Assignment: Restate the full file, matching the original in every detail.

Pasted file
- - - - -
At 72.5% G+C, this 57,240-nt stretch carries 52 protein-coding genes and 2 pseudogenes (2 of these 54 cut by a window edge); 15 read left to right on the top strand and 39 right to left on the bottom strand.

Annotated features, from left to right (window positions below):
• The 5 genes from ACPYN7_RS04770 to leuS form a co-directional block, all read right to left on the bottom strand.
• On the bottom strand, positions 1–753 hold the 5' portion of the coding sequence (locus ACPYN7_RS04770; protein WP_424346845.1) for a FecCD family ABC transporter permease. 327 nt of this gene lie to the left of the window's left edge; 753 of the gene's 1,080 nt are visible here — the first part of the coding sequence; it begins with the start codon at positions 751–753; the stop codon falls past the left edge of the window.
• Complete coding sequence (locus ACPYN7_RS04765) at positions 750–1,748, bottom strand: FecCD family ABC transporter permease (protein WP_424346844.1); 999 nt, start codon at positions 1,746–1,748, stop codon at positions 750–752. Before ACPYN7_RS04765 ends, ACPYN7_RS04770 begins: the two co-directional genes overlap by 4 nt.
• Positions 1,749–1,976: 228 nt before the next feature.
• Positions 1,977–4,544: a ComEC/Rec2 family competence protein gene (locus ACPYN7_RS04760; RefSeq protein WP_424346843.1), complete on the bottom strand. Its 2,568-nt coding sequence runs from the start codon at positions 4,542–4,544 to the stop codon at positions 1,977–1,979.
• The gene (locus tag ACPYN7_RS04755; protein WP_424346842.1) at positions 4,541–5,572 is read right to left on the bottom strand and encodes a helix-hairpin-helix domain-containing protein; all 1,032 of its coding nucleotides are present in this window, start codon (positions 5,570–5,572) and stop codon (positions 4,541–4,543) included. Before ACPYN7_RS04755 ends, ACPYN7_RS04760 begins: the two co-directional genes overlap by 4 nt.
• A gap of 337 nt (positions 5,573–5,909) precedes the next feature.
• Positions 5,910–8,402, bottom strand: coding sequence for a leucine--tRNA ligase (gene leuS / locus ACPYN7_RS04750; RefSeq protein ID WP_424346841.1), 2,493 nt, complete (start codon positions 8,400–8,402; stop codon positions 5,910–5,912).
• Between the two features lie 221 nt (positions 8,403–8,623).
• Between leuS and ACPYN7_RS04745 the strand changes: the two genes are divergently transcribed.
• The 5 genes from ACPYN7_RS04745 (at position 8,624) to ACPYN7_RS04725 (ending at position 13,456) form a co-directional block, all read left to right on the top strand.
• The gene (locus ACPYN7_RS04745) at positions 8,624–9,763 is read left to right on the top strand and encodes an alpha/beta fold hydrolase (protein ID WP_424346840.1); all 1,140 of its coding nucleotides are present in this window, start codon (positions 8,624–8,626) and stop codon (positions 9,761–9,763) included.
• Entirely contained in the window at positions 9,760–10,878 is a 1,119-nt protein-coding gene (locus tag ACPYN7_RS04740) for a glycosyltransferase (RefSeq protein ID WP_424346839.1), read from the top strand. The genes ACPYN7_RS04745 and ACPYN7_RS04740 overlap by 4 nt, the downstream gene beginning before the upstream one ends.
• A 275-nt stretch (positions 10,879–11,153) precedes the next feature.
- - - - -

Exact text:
At 72.5% G+C, this 57,240-nt stretch carries 52 protein-coding genes and 2 pseudogenes (2 of these 54 cut by a window edge); 15 read left to right on the top strand and 39 right to left on the bottom strand.

Annotated features, from left to right (window positions below):
• The 5 genes from ACPYN7_RS04770 to leuS form a co-directional block, all read right to left on the bottom strand.
• On the bottom strand, positions 1–753 hold the 5' portion of the coding sequence (locus ACPYN7_RS04770; protein WP_424346845.1) for a FecCD family ABC transporter permease. 327 nt of this gene lie to the left of the window's left edge; 753 of the gene's 1,080 nt are visible here — the first part of the coding sequence; it begins with the start codon at positions 751–753; the stop codon falls past the left edge of the window.
• Complete coding sequence (locus ACPYN7_RS04765) at positions 750–1,748, bottom strand: FecCD family ABC transporter permease (protein WP_424346844.1); 999 nt, start codon at positions 1,746–1,748, stop codon at positions 750–752. Before ACPYN7_RS04765 ends, ACPYN7_RS04770 begins: the two co-directional genes overlap by 4 nt.
• Positions 1,749–1,976: 228 nt before the next feature.
• Positions 1,977–4,544: a ComEC/Rec2 family competence protein gene (locus ACPYN7_RS04760; RefSeq protein WP_424346843.1), complete on the bottom strand. Its 2,568-nt coding sequence runs from the start codon at positions 4,542–4,544 to the stop codon at positions 1,977–1,979.
• The gene (locus tag ACPYN7_RS04755; protein WP_424346842.1) at positions 4,541–5,572 is read right to left on the bottom strand and encodes a helix-hairpin-helix domain-containing protein; all 1,032 of its coding nucleotides are present in this window, start codon (positions 5,570–5,572) and stop codon (positions 4,541–4,543) included. Before ACPYN7_RS04755 ends, ACPYN7_RS04760 begins: the two co-directional genes overlap by 4 nt.
• A gap of 337 nt (positions 5,573–5,909) precedes the next feature.
• Positions 5,910–8,402, bottom strand: coding sequence for a leucine--tRNA ligase (gene leuS / locus ACPYN7_RS04750; RefSeq protein ID WP_424346841.1), 2,493 nt, complete (start codon positions 8,400–8,402; stop codon positions 5,910–5,912).
• Between the two features lie 221 nt (positions 8,403–8,623).
• Between leuS and ACPYN7_RS04745 the strand changes: the two genes are divergently transcribed.
• The 5 genes from ACPYN7_RS04745 (at position 8,624) to ACPYN7_RS04725 (ending at position 13,456) form a co-directional block, all read left to right on the top strand.
• The gene (locus ACPYN7_RS04745) at positions 8,624–9,763 is read left to right on the top strand and encodes an alpha/beta fold hydrolase (protein ID WP_424346840.1); all 1,140 of its coding nucleotides are present in this window, start codon (positions 8,624–8,626) and stop codon (positions 9,761–9,763) included.
• Entirely contained in the window at positions 9,760–10,878 is a 1,119-nt protein-coding gene (locus tag ACPYN7_RS04740) for a glycosyltransferase (RefSeq protein ID WP_424346839.1), read from the top strand. The genes ACPYN7_RS04745 and ACPYN7_RS04740 overlap by 4 nt, the downstream gene beginning before the upstream one ends.
• A 275-nt stretch (positions 10,879–11,153) precedes the next feature.